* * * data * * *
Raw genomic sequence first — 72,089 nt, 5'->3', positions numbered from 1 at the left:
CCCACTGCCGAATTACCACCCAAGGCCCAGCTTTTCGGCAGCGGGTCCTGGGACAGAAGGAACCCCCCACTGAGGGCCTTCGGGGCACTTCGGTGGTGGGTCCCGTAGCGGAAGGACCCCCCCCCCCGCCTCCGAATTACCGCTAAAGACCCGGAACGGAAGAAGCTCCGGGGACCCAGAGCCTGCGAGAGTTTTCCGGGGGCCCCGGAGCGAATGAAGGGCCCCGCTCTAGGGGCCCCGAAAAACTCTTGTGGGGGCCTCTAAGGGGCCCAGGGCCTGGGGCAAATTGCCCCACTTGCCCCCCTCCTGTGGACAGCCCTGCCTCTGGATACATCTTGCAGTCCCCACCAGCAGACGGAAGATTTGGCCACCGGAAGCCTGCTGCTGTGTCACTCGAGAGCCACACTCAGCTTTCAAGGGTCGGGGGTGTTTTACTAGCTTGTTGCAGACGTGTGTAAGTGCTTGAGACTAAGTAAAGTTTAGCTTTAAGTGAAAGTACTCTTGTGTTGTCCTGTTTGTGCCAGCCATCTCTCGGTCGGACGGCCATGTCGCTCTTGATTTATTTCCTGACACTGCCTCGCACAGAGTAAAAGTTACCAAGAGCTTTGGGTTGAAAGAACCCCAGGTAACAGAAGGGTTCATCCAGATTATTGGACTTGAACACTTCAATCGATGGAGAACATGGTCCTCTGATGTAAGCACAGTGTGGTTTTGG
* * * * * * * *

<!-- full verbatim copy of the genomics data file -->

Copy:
Raw genomic sequence first — 72,089 nt, 5'->3', positions numbered from 1 at the left:
CCCACTGCCGAATTACCACCCAAGGCCCAGCTTTTCGGCAGCGGGTCCTGGGACAGAAGGAACCCCCCACTGAGGGCCTTCGGGGCACTTCGGTGGTGGGTCCCGTAGCGGAAGGACCCCCCCCCCCGCCTCCGAATTACCGCTAAAGACCCGGAACGGAAGAAGCTCCGGGGACCCAGAGCCTGCGAGAGTTTTCCGGGGGCCCCGGAGCGAATGAAGGGCCCCGCTCTAGGGGCCCCGAAAAACTCTTGTGGGGGCCTCTAAGGGGCCCAGGGCCTGGGGCAAATTGCCCCACTTGCCCCCCTCCTGTGGACAGCCCTGCCTCTGGATACATCTTGCAGTCCCCACCAGCAGACGGAAGATTTGGCCACCGGAAGCCTGCTGCTGTGTCACTCGAGAGCCACACTCAGCTTTCAAGGGTCGGGGGTGTTTTACTAGCTTGTTGCAGACGTGTGTAAGTGCTTGAGACTAAGTAAAGTTTAGCTTTAAGTGAAAGTACTCTTGTGTTGTCCTGTTTGTGCCAGCCATCTCTCGGTCGGACGGCCATGTCGCTCTTGATTTATTTCCTGACACTGCCTCGCACAGAGTAAAAGTTACCAAGAGCTTTGGGTTGAAAGAACCCCAGGTAACAGAAGGGTTCATCCAGATTATTGGACTTGAACACTTCAATCGATGGAGAACATGGTCCTCTGATGTAAGCACAGTGTGGTTTTGG